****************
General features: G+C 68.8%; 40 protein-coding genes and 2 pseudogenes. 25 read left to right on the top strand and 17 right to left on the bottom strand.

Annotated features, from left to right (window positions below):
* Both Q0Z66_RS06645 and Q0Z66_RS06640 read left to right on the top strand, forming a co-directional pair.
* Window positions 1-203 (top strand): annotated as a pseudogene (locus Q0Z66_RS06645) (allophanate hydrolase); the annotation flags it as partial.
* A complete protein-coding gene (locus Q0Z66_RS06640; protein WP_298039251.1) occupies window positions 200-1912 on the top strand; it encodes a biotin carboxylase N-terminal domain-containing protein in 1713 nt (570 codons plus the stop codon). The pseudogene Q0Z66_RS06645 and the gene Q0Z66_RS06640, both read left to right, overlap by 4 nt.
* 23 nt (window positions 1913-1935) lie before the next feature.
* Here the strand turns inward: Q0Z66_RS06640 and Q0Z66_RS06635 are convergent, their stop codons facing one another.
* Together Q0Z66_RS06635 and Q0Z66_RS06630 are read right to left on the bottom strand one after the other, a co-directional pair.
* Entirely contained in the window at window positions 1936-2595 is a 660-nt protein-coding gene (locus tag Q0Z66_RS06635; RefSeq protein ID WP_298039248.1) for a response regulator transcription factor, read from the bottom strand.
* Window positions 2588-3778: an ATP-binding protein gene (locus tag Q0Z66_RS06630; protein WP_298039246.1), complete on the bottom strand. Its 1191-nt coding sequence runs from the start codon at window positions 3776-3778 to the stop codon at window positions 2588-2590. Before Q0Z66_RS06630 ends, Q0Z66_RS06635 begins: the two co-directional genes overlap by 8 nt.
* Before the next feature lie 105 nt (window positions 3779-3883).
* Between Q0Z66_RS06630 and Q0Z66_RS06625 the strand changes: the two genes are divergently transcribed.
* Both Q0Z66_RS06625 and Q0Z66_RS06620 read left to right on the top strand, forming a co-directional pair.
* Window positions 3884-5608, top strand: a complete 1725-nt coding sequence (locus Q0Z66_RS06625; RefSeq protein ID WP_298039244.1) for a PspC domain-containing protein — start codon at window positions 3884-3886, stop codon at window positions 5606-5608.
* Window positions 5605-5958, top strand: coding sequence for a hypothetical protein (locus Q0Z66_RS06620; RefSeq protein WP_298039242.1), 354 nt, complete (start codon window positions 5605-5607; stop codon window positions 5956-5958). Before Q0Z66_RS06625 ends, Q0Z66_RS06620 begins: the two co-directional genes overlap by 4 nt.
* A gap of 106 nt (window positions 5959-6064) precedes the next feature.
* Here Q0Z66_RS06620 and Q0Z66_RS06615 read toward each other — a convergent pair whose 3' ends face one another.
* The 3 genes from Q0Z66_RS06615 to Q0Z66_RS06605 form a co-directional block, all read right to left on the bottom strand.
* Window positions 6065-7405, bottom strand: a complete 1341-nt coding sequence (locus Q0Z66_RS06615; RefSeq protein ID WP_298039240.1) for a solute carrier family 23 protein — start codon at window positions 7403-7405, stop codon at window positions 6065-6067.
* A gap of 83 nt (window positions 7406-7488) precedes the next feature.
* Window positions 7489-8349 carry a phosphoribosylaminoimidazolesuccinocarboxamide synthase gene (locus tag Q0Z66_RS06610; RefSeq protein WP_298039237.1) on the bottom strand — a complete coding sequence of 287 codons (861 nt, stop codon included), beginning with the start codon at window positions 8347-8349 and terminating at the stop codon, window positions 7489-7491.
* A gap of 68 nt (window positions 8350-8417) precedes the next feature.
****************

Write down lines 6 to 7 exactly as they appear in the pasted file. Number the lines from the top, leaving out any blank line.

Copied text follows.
* 23 nt (window positions 1913-1935) lie before the next feature.
* Here the strand turns inward: Q0Z66_RS06640 and Q0Z66_RS06635 are convergent, their stop codons facing one another.